Dance Series Day 2: Diavolo Dance Company

June 12, 2009

If we’re talking about all-time favorites in dance, then I would definitely have to give my vote to Diavolo Dance Company, which I’ve seen perform 3 times at St. Ben’s.  They blow my mind each and every time!  The company is out of Los Angeles, where Artistic Director Jacques Heim pushes the boundaries of using dance to explore everyday human patterns and emotions.  It’s a lot like Cirque De Soleil, with two major differences: 1.) No crazy costumes and 2.) Large architectural structures.

This excerpt from Jacques Heim’s artistic vision on Diavolo’s website articulates their aim more beautifully than I ever could.  Please take a moment to read it.  It’s very thought-provoking:

As Modern society becomes more complex with new technologies and marvelous possibilities, the everyday act of survival becomes increasingly fraught with danger and anxiety. My work investigates the latent absurdities of contemporary human life and seeks to recontextualize those absurdities through the body, exploring the influences of the environment, possessions and relationships. My aim is to capture and comment upon the ironic and frequently humorous patterns, as well as the darker consequences, of human behavior. I am also searching to expand the boundaries of what is considered to be dance by trying to create movement that offers audiences a cinematic experience of powerful images and abstract narratives.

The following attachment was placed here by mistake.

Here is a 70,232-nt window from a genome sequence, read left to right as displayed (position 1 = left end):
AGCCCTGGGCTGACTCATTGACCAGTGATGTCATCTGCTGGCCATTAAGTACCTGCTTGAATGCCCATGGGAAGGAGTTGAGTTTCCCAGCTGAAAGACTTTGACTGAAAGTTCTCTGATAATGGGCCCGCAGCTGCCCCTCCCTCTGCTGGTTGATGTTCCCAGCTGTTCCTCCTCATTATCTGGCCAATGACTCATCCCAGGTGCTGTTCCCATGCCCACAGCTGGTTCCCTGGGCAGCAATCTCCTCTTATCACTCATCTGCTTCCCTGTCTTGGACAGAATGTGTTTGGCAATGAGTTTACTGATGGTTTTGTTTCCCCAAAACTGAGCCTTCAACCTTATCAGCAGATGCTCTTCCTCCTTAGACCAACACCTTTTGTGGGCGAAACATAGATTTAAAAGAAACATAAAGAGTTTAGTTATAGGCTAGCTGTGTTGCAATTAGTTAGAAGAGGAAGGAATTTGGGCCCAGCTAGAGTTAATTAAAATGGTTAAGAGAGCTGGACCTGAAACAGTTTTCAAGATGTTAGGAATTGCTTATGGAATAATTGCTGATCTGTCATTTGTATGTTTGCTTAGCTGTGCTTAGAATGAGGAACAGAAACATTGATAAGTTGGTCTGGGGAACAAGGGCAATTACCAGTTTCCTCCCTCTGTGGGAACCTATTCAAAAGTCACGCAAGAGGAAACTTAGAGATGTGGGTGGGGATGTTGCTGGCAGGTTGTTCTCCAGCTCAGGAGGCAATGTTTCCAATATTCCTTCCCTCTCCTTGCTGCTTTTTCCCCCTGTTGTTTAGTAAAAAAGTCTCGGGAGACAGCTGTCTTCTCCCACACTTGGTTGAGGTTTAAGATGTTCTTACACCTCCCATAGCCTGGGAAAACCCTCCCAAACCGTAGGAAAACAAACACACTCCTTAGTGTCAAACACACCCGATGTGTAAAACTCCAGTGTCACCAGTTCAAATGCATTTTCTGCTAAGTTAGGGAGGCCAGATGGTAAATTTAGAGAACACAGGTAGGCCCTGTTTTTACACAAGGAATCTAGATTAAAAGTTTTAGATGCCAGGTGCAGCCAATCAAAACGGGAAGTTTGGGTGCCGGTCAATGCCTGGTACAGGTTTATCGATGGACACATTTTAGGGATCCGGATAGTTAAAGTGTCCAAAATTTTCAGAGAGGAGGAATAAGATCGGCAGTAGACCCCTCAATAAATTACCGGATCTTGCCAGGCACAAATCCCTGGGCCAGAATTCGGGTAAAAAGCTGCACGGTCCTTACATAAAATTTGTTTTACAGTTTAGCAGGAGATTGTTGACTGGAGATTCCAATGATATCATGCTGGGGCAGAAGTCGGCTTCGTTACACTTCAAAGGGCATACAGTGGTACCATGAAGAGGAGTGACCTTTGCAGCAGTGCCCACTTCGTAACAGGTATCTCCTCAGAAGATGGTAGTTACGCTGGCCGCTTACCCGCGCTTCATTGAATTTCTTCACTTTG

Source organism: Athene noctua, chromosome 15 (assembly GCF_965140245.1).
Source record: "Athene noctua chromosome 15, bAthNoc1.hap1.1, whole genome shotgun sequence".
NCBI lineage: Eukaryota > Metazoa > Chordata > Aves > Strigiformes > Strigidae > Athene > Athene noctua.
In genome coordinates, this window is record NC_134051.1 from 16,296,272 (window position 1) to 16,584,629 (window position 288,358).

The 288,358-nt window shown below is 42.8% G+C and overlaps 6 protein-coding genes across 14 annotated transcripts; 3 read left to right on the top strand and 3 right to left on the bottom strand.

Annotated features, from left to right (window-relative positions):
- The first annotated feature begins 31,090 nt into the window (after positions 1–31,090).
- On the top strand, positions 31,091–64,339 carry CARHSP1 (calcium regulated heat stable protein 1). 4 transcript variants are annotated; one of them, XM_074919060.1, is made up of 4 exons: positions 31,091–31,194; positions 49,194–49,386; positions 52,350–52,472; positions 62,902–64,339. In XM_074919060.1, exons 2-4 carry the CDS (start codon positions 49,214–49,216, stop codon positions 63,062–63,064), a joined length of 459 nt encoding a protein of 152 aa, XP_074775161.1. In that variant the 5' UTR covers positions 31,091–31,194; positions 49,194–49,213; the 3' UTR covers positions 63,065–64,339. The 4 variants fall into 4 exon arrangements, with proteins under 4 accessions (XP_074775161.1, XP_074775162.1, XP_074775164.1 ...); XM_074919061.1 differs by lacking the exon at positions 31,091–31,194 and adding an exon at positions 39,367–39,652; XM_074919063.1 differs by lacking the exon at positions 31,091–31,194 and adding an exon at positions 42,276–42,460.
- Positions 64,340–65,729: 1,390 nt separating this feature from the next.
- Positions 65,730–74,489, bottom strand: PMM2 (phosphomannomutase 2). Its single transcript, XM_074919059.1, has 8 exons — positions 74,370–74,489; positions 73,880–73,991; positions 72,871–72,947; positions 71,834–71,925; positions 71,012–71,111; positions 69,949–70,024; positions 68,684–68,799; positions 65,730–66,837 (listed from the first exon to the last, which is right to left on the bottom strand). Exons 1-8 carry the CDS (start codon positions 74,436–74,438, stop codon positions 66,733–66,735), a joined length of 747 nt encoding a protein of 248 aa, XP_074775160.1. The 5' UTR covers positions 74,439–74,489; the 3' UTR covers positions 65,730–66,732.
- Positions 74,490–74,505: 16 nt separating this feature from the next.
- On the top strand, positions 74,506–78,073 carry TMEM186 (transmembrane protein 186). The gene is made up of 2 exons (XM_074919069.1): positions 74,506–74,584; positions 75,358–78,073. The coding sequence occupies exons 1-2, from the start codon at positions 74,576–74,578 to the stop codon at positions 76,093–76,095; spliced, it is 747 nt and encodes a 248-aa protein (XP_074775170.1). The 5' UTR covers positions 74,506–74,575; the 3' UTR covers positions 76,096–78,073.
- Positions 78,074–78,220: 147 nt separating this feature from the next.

Through the company, I try to convey an appreciation for movement by breaking down barriers to dance via a vocabulary based on everyday activities. Diavolo is made up of people of varied abilities and training – dancers, gymnasts, rock climbers, and actors – all of whom are teammates. Building a team that allows for complete trust has been essential to creating a kind of work where dancers are inspired to take serious risks. Architectural structures or sculpted adaptations of everyday items – sofas, doors, stairs – provide the backdrop for dramatic and risky movement, revealing metaphors for the challenge of maintaining human relationships in modern environments.

Nicely put, huh?  In closing, all I have to say is that if and when Diavolo comes to your city, you MUST GO!

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